In 1972, Hal Varian suggested that the law could be used to detect possible fraud in lists of socio-economic data submitted in support of public planning decisions. Based on the plausible assumption that people who fabricate figures tend to distribute their digits fairly uniformly, a simple comparison of first-digit frequency distribution from the data with the expected distribution according to Benford’s law ought to show up any anomalous results.
In the United States, evidence based on Benford’s law has been admitted in criminal cases at the federal, state, and local levels.
Walter Mebane, a political scientist and statistician at the University of Michigan, was the first to apply the second-digit Benford’s law-test (2BL-test) in election forensics. Such analyses are considered a simple, though not foolproof, method of identifying irregularities in election results and helping to detect electoral fraud. A 2011 study by the political scientists Joseph Deckert, Mikhail Myagkov, and Peter C. Ordeshook argued that Benford’s law is problematic and misleading as a statistical indicator of election fraud. Their method was criticized by Mebane in a response, though he agreed that there are many caveats to the application of Benford’s law to election data.
Benford’s law has been used as evidence of fraud in the 2009 Iranian elections. An analysis by Mebane found that the second digits in vote counts for President Mahmoud Ahmadinejad, the winner of the election, tended to differ significantly from the expectations of Benford’s law, and that the ballot boxes with very few invalid ballots had a greater influence on the results, suggesting widespread ballot stuffing. Another study used bootstrap simulations to find that the candidate Mehdi Karroubi received almost twice as many vote counts beginning with the digit 7 as would be expected according to Benford’s law, while an analysis from the University of Columbia concluded that the probability that a fair election would produce both too few non-adjacent digits and the suspicious deviations in last-digit frequencies as found in the 2009 Iranian presidential election is less than 0.5 per cent. Benford’s law has also been applied for forensic auditing and fraud detection on data from the 2003 California gubernatorial election, the 2000 and 2004 United States presidential elections, and the 2009 German federal election; the Benford’s Law Test was found to be “worth taking seriously as a statistical test for fraud,” although “is not sensitive to distortions we know significantly affected many votes.”[further explanation needed]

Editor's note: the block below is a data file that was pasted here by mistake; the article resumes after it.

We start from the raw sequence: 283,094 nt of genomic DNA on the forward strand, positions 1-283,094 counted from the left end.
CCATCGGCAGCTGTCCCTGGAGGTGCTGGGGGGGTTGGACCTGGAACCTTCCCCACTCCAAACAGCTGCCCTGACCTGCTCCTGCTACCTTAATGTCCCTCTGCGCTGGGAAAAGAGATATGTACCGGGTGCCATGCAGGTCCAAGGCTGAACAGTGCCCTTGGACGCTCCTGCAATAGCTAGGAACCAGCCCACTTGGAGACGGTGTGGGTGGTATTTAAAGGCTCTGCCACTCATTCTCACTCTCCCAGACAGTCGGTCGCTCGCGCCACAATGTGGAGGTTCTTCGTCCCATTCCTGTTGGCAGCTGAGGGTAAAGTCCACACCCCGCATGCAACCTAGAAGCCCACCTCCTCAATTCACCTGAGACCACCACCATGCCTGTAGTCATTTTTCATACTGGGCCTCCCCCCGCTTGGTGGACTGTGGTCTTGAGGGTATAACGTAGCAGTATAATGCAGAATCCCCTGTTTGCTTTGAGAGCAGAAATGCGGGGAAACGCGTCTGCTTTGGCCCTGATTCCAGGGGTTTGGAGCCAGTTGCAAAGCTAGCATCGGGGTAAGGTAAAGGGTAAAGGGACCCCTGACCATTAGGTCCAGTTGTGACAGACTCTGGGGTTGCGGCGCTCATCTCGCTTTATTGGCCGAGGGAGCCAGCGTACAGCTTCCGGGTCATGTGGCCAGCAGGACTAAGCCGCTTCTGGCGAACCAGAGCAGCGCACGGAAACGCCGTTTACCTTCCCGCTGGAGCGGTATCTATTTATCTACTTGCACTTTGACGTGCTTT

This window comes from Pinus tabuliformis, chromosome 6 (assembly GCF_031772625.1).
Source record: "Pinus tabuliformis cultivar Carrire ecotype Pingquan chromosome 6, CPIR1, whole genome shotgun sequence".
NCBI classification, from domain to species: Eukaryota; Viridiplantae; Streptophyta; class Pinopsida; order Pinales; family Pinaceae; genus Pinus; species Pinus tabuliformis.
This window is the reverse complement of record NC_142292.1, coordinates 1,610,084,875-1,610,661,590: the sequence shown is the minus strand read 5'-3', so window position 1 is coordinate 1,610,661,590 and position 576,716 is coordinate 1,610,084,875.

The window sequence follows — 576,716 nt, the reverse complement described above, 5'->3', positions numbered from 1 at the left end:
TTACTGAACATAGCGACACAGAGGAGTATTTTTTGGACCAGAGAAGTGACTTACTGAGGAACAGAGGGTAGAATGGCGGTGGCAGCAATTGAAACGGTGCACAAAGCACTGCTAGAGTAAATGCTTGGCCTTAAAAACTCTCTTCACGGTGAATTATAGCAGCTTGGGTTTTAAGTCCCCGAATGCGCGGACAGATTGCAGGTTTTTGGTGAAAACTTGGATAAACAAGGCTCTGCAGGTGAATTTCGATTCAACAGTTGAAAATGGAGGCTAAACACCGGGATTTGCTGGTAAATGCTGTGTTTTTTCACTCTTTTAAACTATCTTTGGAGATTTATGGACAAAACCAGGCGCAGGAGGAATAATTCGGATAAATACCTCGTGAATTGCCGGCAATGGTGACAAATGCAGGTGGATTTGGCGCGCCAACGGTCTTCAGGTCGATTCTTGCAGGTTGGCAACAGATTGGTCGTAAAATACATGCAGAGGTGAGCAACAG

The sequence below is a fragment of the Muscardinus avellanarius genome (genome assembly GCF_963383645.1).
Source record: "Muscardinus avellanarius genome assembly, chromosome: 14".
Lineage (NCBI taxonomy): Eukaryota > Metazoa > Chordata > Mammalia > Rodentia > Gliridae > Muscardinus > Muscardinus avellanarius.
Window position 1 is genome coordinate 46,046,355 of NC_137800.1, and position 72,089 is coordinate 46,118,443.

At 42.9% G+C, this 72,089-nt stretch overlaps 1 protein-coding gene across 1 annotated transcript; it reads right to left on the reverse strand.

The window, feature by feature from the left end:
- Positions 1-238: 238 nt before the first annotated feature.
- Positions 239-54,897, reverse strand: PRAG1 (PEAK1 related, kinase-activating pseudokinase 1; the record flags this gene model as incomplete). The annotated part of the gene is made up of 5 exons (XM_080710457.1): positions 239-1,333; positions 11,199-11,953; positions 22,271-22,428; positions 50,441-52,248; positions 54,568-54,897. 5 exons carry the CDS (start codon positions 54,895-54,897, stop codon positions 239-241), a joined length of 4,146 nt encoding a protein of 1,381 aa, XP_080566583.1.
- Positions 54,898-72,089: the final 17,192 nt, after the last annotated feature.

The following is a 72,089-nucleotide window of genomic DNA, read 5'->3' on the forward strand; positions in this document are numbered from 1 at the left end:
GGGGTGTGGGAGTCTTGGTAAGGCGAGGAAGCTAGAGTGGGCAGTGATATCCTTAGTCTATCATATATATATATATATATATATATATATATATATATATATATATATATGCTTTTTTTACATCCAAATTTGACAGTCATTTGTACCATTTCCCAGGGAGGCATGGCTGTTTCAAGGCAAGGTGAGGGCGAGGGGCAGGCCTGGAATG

Amid allegations of electoral fraud in the 2016 Russian elections, an article co-written by Kirill Kalinin and Mebane in The Washington Post observed that the mean of the second digit of the number of voters in each of the country’s 96,869 electoral precincts, to four significant figures, was equal to the expected mean (4.187) per Benford’s law. On the basis of other indicators of electoral fraud, Kalinin and Mebane suggest that these “perfect” statistics show that those responsible had deliberately rigged the votes to conform to the expectations of Benford’s law.